Once you've earned your Fish and Wildlife Technician diploma, you might want to take a third year to earn the Fish and Wildlife Technology diploma. It will open up even more careers for you upon graduation. Graduates of the Fish and Wildlife Technician program may also consider continuing their education in the Ecosystem Management Technician, Environmental Technician or another of our two-year environmental or natural resource sciences diploma programs. In just two more semesters, you can obtain an additional Technician diploma and expand your career opportunities.
- Fish and Wildlife program students are required to show proof of a protective titre from rabies vaccination before they enter into semester 3 and/ or semester 5. This applies to all students including those who may transfer into or enter the program with advanced standing.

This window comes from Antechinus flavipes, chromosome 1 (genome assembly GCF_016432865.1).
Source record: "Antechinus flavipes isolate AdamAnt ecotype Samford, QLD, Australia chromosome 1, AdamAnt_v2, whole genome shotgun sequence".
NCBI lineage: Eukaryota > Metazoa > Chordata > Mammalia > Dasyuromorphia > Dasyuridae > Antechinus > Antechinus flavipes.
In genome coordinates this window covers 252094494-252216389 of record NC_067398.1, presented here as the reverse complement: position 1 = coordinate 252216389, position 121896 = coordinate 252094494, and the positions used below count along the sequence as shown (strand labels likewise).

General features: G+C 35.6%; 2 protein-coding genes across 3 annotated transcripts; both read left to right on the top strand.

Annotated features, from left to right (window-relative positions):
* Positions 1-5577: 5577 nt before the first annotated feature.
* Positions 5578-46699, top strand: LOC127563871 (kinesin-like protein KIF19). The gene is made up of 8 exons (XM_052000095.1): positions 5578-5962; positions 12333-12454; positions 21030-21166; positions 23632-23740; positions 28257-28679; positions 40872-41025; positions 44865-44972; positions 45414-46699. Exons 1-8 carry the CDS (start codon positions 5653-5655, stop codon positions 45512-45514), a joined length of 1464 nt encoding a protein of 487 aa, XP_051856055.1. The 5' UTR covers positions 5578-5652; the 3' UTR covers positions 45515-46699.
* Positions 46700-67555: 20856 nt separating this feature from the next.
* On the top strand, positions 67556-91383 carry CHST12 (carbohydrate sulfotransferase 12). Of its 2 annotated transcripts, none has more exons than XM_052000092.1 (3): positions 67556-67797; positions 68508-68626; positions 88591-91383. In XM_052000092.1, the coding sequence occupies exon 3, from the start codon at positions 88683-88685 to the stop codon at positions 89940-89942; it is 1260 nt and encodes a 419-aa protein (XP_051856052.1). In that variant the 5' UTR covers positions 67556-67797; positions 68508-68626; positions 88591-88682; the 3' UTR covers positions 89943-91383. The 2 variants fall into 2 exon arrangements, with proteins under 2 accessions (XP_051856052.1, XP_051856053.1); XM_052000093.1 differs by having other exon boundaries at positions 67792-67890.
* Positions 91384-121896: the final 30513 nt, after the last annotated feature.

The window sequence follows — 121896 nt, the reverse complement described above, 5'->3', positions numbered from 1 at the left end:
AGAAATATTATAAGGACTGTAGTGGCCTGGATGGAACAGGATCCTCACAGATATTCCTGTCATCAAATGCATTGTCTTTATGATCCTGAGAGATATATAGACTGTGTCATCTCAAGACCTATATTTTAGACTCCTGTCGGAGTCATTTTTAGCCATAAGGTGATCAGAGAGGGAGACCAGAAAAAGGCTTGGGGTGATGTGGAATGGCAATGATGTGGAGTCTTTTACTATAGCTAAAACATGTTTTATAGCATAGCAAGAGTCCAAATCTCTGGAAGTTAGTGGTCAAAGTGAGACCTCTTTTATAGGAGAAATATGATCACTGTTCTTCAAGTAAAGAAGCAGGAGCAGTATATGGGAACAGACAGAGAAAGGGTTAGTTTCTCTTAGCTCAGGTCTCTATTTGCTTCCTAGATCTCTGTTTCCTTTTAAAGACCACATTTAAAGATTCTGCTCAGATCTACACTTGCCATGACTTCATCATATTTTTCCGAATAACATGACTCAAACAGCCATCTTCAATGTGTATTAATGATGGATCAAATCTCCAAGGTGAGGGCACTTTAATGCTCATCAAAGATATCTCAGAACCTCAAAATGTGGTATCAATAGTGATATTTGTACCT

- Students will handle mammal carcasses, so for health and safety reasons, those who do not provide proof of a protective titre will not be permitted to progress to semester 3 and semester 5 of this program. For more information and to print the required form, go to: Immunization Information page.
- Fish and Wildlife students are required to participate in field activities that include walking kilometres over rough terrain, carrying heavy gear, and operating small watercraft, in all weather conditions, including rain, deep snow, and extreme temperatures.
- Students with advanced standing who are entering or transferring into the program in semester 3 or semester 5 must provide proof of a protective titre from rabies vaccination prior to the start of classes.
Plan to spend about $1,050 in the first year and $900 in the second year for books, supplies, equipment, and field camps.
- Griffith University
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- University of Northern British Columbia
About the School